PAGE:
Hiko-run: Skimo racer’s best summer friend

In the previous article on rando skimo racing summer training I talked about “bread and butter” – the benefits and importance of endurance base building during the summer months for ski mountaineers that absolutely want to improve their performance once the country turns white.

hiko-run explainedHere, I am going to discuss a workout that tremendously helps with building your endurance base while making you practice almost the same movement as on skis by working the same muscles as used during skinning.

I have been using this type of a training session long time ago but only years later I started to fully appreciate how many benefits are packed into it, and it’s not all only about your lungs.

What is a hiko-run?

The term “hiko-run” is made up. I never heard it before I and a couple of friends came up with it. But it’s possible other people use it as well.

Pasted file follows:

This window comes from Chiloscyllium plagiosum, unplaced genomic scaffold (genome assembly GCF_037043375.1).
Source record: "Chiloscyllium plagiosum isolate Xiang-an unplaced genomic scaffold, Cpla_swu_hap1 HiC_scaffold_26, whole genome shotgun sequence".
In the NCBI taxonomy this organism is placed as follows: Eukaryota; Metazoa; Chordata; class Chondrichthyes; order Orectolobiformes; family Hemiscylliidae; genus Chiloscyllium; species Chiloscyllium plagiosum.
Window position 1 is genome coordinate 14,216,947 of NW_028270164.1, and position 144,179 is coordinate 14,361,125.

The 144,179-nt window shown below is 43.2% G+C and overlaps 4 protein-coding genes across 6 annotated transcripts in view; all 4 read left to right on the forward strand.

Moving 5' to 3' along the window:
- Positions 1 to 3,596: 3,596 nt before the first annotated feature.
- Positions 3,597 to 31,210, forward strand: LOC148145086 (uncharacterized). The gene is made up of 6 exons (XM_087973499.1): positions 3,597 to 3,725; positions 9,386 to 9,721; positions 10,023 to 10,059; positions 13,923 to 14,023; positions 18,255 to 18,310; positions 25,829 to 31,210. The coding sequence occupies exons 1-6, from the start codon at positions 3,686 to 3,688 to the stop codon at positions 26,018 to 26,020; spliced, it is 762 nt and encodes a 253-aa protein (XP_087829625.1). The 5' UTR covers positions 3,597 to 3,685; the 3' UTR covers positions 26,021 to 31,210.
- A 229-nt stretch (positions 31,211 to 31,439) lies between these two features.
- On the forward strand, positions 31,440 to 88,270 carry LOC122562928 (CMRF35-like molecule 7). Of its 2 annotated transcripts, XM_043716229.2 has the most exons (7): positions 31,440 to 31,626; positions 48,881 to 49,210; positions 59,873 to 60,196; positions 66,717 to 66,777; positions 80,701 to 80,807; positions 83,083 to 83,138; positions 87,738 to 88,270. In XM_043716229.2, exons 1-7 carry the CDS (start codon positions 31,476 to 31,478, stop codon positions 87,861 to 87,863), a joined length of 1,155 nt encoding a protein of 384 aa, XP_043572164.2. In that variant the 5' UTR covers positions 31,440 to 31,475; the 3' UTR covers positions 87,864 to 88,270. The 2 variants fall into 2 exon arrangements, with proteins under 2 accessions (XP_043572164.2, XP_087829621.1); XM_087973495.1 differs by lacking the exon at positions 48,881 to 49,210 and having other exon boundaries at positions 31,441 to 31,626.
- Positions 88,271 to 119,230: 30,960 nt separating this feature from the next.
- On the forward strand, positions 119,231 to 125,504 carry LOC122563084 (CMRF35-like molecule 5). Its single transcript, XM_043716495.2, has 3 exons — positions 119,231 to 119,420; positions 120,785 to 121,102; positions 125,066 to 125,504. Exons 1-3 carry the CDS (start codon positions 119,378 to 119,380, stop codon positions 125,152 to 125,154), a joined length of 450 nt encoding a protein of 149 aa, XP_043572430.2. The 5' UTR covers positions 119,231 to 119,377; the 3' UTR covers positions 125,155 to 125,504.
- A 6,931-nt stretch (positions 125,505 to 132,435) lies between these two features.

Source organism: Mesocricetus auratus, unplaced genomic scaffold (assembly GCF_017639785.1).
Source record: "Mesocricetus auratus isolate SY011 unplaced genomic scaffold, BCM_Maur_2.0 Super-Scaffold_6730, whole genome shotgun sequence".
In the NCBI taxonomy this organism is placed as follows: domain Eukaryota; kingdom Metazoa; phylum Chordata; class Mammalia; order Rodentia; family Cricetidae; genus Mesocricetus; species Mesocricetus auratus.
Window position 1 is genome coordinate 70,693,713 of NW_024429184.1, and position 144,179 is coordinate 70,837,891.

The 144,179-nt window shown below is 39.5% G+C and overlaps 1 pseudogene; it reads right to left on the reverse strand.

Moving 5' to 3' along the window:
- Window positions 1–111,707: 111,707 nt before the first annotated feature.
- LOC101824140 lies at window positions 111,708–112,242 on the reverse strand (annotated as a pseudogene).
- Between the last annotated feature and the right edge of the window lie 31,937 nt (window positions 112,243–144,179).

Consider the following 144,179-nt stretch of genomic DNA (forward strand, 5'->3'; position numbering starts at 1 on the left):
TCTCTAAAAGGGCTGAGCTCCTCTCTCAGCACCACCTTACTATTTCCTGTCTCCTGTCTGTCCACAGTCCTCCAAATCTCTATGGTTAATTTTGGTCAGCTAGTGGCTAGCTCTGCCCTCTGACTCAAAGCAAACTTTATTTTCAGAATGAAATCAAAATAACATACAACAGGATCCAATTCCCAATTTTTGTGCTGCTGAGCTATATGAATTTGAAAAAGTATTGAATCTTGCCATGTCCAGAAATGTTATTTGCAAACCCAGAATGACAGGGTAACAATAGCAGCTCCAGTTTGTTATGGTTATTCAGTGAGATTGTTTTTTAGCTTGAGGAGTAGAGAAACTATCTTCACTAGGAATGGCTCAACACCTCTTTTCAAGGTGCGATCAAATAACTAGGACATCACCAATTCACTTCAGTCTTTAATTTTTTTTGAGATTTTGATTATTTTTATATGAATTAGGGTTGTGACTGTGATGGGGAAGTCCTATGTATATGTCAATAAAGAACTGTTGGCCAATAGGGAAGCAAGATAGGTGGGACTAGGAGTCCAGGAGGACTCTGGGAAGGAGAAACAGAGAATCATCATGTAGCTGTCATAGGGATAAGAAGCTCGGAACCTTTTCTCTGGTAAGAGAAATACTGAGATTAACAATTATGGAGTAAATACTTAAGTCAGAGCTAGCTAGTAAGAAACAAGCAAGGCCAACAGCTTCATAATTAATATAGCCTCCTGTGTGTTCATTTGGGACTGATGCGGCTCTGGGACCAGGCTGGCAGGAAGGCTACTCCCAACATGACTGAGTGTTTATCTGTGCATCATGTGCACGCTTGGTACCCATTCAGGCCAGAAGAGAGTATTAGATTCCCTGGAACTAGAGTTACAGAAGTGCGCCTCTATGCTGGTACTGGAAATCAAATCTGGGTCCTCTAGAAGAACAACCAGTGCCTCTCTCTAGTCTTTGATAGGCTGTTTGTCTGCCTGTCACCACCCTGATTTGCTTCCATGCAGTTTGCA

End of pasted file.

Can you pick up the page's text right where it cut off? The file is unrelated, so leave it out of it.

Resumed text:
The need for such a term came from not being able to describe “a run that also featured walking parts” – our training diary was asking for something simpler.

Why you should hiko-run

Our small training group (back then I was a triathlete) never intended a running session to have walking segments but when, for training variety reasons, we wanted to run trails with long climbs while still remaining at low intensity (base building) we had to switch to a walk, or a hike mode.

In order to stay aerobic [Wikipedia link] on the lower spectrum of exercising heart-rate intensity for long periods of time our coach wouldn’t let us run over the hills. And so the “hiko-run” became a new term and a training tool.

You might be asking why one wouldn’t want to keep running even over small hills, no longer than 2-3min?
Well, even such a small hill can take you from low aerobic endurance intensity up to somewhere below your anaerobic threshold [Wikipedia link]. See also anaerobic exercise on Wikipedia for more details.

Now you maybe ask “why is this not desirable?”